Even with this prestigious title, the cosmopolitan, trendy, cash rich clientele of Alty were still asking me for a bacon sandwich of a morning. The queue for the slow cooked meat pop up next to mine was always enviously long. My pulled BBQ Jackfruit Tacos, Cauliflower Wings and Kombucha Cocktails although loved by some, were still a step too far for many. Let’s just say I wasn't serving burger and chips.
It was suggested to me that I offer a veggie burger (snore) so that there was a standout item on the menu that customers could relate to and recognise.
Pre-trend. It’s a hard sell. Some customers wouldn't order with me, because all the offerings were vegan. They tell me, I am not vegan so no thanks. It’s a real kick in the tits.
Of course, you work hard, find your tribe, your fans, your absolute gems who get what you do, are willing to try the unknown and they support you week in, week out. That’s what makes it all worth it in the end.
Same with the booch, you get a few who get you, and it feels great. You also get people who, I think, deep down, look at you and wonder - what if this doesn't work? What if Kombucha doesn't take off in the UK? What if you fail? Why can't you sell burgers and chips or get a real job?
I wonder the same sometimes I am not going to lie.
BUT, I remind myself that when we are in the unknown, that’s where the magic happens. If everyone was selling Kombucha now, it would be too late for us. We would have missed the boat. We've been plugging away at this since 2019, and we will keep plugging at it.
I had a call this week with Jordan, the founder of Kombucha Warehouse (if you love all things fermented and boochie you should check them out @kombuchawarehouse). Jordan is a big character with a big vision. He told me that he wanted to be the largest Kombucha distributor in the UK, and I don’t doubt him. He gets what all the fuss is about and believes in the growth within the industry. His confidence gives me confidence. He also told me if you don't think big when it comes to your business, how can you expect it to become big? Manifest that shit.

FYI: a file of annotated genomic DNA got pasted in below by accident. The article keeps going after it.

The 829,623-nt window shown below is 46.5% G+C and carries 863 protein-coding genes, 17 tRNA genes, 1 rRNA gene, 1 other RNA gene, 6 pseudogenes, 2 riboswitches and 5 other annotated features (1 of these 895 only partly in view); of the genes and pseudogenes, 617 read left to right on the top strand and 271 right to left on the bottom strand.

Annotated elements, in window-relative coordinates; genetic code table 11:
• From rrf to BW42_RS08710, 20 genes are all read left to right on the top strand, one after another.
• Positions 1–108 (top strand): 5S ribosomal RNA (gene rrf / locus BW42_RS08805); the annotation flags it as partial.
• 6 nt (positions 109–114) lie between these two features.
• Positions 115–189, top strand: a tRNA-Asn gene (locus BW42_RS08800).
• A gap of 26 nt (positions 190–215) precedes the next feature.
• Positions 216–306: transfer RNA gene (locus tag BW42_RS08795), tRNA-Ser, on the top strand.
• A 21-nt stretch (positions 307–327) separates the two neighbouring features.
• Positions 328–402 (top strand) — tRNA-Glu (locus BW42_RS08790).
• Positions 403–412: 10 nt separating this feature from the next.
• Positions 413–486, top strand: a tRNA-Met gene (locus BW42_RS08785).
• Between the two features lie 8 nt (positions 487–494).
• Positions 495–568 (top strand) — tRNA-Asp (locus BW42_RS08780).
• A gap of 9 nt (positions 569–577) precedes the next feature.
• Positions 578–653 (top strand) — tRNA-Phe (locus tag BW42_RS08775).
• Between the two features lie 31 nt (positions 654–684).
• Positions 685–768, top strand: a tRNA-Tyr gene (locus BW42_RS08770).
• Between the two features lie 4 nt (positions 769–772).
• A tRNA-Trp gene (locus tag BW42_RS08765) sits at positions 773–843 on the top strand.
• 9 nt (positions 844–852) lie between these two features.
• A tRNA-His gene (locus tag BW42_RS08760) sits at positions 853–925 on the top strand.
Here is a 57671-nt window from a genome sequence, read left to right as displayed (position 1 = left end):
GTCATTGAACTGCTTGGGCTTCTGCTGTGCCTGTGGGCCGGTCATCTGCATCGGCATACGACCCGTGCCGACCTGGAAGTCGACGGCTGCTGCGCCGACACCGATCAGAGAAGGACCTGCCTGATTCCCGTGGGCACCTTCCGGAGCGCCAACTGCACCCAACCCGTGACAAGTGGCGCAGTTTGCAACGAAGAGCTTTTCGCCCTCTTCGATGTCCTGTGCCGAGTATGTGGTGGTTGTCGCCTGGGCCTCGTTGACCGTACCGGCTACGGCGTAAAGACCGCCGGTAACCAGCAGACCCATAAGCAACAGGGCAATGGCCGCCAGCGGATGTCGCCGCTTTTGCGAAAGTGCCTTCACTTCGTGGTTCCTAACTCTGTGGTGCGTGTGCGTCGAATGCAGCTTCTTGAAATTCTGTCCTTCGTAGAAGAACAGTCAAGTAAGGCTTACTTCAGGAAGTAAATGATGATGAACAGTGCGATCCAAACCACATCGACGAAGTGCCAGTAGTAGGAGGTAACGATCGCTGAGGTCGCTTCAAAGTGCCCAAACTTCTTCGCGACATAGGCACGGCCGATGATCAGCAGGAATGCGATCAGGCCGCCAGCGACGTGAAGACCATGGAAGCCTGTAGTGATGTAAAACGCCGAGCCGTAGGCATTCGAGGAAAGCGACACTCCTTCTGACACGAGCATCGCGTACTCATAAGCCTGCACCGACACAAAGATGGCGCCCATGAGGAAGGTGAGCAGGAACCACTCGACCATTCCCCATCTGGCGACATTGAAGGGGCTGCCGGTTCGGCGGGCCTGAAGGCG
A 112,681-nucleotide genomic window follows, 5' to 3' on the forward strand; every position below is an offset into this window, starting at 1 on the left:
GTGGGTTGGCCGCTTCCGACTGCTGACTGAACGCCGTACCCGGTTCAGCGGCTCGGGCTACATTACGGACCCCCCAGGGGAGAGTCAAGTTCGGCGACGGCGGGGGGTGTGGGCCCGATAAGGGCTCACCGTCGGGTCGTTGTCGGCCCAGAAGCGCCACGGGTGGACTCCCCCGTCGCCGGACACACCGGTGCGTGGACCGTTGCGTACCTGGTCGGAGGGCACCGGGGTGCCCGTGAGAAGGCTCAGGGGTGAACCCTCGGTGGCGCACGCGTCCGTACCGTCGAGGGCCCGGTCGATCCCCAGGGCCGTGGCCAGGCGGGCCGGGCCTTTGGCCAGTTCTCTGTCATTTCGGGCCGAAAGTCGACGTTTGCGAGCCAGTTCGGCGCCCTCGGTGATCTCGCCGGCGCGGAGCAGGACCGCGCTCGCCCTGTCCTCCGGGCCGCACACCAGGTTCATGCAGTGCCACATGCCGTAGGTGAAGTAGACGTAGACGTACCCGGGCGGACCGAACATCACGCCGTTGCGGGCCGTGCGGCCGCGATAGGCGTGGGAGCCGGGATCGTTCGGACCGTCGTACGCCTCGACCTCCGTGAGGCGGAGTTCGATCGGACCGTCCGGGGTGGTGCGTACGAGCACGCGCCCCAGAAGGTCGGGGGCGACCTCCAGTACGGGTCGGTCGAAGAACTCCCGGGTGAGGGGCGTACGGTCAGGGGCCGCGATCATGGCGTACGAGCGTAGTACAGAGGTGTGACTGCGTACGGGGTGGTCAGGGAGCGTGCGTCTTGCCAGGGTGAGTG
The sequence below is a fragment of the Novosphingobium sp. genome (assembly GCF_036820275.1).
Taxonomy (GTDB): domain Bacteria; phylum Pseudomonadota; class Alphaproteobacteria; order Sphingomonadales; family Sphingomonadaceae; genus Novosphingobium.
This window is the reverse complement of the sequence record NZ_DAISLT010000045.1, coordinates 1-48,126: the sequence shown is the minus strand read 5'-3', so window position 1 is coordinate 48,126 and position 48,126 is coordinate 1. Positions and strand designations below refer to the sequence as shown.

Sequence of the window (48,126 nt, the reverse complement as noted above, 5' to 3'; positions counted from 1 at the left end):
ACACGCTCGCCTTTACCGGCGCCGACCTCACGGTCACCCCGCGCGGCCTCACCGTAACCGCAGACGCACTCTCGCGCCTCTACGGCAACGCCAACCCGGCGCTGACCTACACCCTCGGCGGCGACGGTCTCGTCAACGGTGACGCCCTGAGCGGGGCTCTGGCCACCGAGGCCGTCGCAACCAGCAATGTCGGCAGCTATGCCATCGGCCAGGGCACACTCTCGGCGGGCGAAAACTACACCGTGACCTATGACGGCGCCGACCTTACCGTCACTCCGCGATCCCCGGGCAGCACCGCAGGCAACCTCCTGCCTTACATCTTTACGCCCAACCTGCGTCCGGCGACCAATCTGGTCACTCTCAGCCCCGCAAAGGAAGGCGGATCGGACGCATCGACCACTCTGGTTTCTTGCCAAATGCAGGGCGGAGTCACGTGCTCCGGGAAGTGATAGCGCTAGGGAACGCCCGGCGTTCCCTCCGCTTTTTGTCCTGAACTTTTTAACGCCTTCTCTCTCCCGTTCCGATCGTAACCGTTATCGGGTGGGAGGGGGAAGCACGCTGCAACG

We have been serving our Kombucha on tap since 2020, and it’s been a slow burner, but something we are very much passionate about. Zero Waste, refills, cocktail combos...it’s all there. We are the only Kombucha brand in the North West serving this way. We are thinking big with it, and want our booch on tap in bars, restaurants, refill shops, your mum’s kitchen...we are here for it.
Its slow though. Customers don't want to commit to having the fridge, the tap, the kegs...it’s a bit more hands on than buying the bottles only, and we get that. But, it’s cheaper and is more eco-friendly. Our Kombucha is on tap at Cloudwater tap room and New Wave Ramen in Manchester (thanks guys!) which we are stoked about, but we'd like more of course. Not everyone is on board with it yet. No dramas.
So, I get the usual doubt, worrying that maybe on tap is never going to work and we should sack it all off, close the brewery and pour our starter culture into the canal and be done with it. That’s it. No more.
Once I have been coaxed back from the edge, I see the bigger picture. Tap rooms dedicated to Kombucha in Dallas, LA and Oregon. Pop up tap rooms in London. Non-alcoholic sales booming in the UK. I’m hopeful that we are ahead of the trend, and when it drops we will already be there.
So, thank you Laine from ArtHouse in Chester. Thank you Jordan. Thank you to every optimistic person who has crossed our path. Without even knowing you remind me that we are doing the right thing, and this Bear is going to ride this booch wave best they can.
* I 100% support pubs and their lunches. In fact, any recommendations welcome.